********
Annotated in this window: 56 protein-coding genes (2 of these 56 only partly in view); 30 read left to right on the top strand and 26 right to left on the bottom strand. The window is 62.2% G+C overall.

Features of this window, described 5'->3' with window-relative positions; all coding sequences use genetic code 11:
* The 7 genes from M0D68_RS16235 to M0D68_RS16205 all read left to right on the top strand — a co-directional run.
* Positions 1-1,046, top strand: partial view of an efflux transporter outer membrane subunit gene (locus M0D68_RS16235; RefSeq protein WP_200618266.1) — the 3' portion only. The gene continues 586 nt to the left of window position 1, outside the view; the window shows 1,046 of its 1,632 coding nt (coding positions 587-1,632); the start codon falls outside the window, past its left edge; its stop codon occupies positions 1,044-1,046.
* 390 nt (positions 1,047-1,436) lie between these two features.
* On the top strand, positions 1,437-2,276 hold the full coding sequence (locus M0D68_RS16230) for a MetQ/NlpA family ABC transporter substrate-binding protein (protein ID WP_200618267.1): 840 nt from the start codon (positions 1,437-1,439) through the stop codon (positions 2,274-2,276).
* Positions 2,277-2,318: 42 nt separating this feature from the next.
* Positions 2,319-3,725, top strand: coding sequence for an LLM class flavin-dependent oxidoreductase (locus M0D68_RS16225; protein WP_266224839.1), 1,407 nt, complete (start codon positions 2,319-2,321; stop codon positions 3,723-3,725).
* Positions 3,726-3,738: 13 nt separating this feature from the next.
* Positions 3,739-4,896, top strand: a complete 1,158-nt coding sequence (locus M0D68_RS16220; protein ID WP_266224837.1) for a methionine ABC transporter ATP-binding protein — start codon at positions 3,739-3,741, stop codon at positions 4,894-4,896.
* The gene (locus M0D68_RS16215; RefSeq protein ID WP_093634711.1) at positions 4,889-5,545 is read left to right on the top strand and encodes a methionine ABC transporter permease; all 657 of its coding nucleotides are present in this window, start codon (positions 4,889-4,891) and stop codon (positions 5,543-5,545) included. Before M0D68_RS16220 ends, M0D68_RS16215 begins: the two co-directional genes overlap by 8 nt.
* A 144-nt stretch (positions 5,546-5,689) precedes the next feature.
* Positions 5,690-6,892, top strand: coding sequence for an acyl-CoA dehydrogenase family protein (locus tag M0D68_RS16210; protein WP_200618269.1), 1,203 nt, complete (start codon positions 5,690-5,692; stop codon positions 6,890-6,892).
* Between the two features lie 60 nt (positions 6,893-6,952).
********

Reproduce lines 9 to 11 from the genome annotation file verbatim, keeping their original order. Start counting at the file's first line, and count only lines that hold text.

* Positions 3,726-3,738: 13 nt separating this feature from the next.
* Positions 3,739-4,896, top strand: a complete 1,158-nt coding sequence (locus M0D68_RS16220; protein ID WP_266224837.1) for a methionine ABC transporter ATP-binding protein — start codon at positions 3,739-3,741, stop codon at positions 4,894-4,896.
* The gene (locus M0D68_RS16215; RefSeq protein ID WP_093634711.1) at positions 4,889-5,545 is read left to right on the top strand and encodes a methionine ABC transporter permease; all 657 of its coding nucleotides are present in this window, start codon (positions 4,889-4,891) and stop codon (positions 5,543-5,545) included. Before M0D68_RS16220 ends, M0D68_RS16215 begins: the two co-directional genes overlap by 8 nt.